- By Lee Bailie

For the first time in its almost 10-year history, the most powerful Panamera in Porsche's line-up is also the greenest.

The 2018 Panamera Turbo S EHybrid, is a plug-in that marries an electric motor / battery system derived from the 918 Spyder hybrid with a ripsnortin­g 4.0L twin-turbocharg­ed gas V8 engine (550 hp / 568 lb-ft). Mated to slick-shifting 8-speed PDK automatic, this full-size sedan puts produces an eye-popping 680 total horsepower and 627 lb-ft. of torque.

As one might imagine, it's blindingly fast: 0-100 km/h in 3.4 seconds with a top speed of 310 km/h. The long-wheelbase (Executive) model is a tenth slower (3.5) with the same top-end velocity. It's also plenty quick in allelectri­c mode: 0-60 km/h in six seconds, with a top speed of 140 km/h.

Those numbers alone are enough to make the Turbo S E-hybrid the range-topper, but as Porsche explained during a recent media preview


An optional 7.2 kwh on-board charger (230-V / 32-A) can charge the battery in 2.4 hours, according to Porsche.

Among the other standard mechanical kit is an alphabet soup of fancy Porsche chassis tech: Porsche Dynamic Chassis Control Sport (PDCC Sport), Porsche Torque Vectoring Plus (PTV Plus), Porsche Ceramic Composite Brake (PCCB), Power Steering Plus and 21-inch wheels lifted from the 911 Turbo. Adaptive aero elements (spoiler) and a three-chamber air suspension system is also standard, and Executive models also gets rear axle steering.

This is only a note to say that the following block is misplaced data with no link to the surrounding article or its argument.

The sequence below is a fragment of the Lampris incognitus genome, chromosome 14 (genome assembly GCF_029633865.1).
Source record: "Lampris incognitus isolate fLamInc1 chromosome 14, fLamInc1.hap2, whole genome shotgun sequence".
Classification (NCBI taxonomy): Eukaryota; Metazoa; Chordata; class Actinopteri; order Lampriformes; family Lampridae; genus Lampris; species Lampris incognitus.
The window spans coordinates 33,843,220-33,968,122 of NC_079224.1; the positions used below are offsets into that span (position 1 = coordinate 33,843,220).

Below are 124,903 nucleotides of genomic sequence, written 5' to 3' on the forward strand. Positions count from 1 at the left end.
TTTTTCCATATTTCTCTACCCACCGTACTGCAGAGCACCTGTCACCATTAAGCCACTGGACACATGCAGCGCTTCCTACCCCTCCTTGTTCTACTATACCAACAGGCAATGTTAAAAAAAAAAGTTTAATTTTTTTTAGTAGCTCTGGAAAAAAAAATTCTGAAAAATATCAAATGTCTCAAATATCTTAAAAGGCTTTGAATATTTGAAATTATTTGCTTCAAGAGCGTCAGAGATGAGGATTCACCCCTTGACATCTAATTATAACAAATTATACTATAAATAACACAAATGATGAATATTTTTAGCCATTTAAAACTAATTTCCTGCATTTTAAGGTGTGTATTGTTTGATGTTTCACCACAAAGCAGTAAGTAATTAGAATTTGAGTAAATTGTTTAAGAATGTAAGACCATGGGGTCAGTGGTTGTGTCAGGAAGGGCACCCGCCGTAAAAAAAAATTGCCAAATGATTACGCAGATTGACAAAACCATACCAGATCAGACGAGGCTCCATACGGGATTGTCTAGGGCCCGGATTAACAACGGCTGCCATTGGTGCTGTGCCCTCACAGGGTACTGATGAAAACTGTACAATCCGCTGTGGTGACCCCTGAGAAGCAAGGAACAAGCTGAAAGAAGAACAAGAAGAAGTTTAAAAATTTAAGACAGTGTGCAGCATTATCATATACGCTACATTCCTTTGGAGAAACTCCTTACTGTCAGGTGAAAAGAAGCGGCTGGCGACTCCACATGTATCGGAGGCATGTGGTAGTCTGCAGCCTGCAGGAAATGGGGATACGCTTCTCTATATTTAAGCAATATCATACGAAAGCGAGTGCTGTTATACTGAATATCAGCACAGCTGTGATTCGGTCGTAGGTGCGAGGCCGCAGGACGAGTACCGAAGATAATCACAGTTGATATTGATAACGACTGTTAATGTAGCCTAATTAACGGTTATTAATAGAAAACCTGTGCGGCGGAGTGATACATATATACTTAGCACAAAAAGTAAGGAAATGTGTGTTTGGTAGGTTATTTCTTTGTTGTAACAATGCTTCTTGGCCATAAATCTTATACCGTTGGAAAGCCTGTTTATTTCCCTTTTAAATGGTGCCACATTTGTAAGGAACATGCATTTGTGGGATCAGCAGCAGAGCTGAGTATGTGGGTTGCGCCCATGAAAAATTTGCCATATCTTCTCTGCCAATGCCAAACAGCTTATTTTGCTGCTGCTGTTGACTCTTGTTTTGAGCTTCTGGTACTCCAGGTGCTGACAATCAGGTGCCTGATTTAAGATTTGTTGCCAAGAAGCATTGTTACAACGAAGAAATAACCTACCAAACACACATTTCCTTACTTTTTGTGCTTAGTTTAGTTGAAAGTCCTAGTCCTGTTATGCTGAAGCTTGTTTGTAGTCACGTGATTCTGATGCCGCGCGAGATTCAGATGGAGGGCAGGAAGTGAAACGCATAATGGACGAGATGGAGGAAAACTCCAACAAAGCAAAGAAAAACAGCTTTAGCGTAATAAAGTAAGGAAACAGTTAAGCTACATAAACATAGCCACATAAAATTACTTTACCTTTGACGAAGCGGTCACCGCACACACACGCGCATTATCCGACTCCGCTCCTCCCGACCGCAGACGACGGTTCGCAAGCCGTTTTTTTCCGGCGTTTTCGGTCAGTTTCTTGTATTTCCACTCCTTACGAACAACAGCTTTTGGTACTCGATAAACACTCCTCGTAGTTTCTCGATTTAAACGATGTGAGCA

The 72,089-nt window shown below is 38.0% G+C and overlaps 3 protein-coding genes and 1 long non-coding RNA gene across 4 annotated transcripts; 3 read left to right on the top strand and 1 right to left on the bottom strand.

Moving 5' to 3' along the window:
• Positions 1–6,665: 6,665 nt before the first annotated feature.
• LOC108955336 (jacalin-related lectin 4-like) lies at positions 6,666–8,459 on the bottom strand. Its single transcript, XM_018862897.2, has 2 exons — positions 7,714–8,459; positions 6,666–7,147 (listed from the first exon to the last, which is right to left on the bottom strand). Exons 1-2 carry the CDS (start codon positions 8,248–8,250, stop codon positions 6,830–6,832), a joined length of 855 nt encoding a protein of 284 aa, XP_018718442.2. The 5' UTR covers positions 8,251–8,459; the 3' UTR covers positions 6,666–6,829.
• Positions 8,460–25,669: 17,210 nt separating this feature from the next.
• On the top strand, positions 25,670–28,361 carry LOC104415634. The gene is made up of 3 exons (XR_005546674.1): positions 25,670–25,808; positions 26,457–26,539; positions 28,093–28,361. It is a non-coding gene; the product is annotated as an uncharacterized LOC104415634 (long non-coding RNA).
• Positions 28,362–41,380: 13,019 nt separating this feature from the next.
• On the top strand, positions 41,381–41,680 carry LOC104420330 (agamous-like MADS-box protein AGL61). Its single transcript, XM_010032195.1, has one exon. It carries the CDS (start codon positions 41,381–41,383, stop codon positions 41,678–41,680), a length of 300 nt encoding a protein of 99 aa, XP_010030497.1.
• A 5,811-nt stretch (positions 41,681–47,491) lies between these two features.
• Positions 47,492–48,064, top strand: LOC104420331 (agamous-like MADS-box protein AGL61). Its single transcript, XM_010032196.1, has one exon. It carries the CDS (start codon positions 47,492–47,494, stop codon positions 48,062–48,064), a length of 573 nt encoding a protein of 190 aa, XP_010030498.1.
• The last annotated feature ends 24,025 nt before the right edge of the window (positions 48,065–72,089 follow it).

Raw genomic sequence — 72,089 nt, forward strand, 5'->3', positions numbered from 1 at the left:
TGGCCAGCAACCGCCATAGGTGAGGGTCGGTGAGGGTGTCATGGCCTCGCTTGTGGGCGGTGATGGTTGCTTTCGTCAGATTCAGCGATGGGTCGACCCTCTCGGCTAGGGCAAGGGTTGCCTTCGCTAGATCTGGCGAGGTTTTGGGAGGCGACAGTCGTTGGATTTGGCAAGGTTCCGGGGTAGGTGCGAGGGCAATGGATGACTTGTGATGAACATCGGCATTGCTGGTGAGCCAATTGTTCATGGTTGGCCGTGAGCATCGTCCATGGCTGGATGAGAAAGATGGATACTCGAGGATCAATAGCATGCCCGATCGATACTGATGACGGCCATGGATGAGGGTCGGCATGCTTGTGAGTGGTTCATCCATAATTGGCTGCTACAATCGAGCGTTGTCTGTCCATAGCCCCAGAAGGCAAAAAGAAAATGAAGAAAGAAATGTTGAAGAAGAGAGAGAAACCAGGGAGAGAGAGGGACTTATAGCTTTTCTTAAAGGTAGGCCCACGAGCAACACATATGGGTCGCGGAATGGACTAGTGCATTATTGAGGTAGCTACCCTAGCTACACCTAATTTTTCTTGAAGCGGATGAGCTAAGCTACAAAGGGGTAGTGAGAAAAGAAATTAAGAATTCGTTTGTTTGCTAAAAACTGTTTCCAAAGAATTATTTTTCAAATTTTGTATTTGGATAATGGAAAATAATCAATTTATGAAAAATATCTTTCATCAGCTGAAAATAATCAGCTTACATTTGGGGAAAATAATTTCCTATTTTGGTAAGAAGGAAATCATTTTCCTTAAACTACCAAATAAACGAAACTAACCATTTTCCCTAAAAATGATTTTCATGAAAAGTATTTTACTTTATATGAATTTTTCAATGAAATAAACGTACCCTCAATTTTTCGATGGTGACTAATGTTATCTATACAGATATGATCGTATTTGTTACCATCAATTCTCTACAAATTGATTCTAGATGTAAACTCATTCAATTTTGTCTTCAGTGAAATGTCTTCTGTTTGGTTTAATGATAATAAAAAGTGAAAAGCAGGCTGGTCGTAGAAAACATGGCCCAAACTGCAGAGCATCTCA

Dimensiona­lly, the Panamera has grown during its redesign. The new car is 34 mm longer, 10 mm taller and rides on a 30 mm longer wheelbase. It's also 215 kg heavier than its predecesso­r, but is 177 mm narrower. The Turbo S E-hybrid Executive rides on a longer wheelbase (150 mm), and is longer (150 mm) and taller (5 mm) and heavier (100 kg) than the regular version.

From a design standpoint, the new Panamera is still recognizab­le as such, but it now looks sleeker and more contempora­ry than the aging first-gen car, which was refreshed for the 2013 model year but dates to 2010.

The new car has a more contempora­ry face with wider front air intakes, a more squarish headlight design (with quad DRLS) and angular LED tail lights that are reminiscen­t of recently redesigned Porsches, the 911 especially.

The lines of the car appear more aggressive, especially the power domes that crease the hood, giving it a more bulging appearance. The sides also get distinctiv­e lines, one just below the beltline and two others that run near the bottom of the doors that create a more chisled and athletic appearance. The other design cue that caught this eye is the sloping roofline that flows into a distinctiv­e `flyline' characteri­stic, a detail featured on all Porsche coupes.

Porsche has also added splashes of neon green (badging, brake calipers) that are designed to set the Turbo S E-hybrid apart, and they've added similar design details on a revised interior layout as well.

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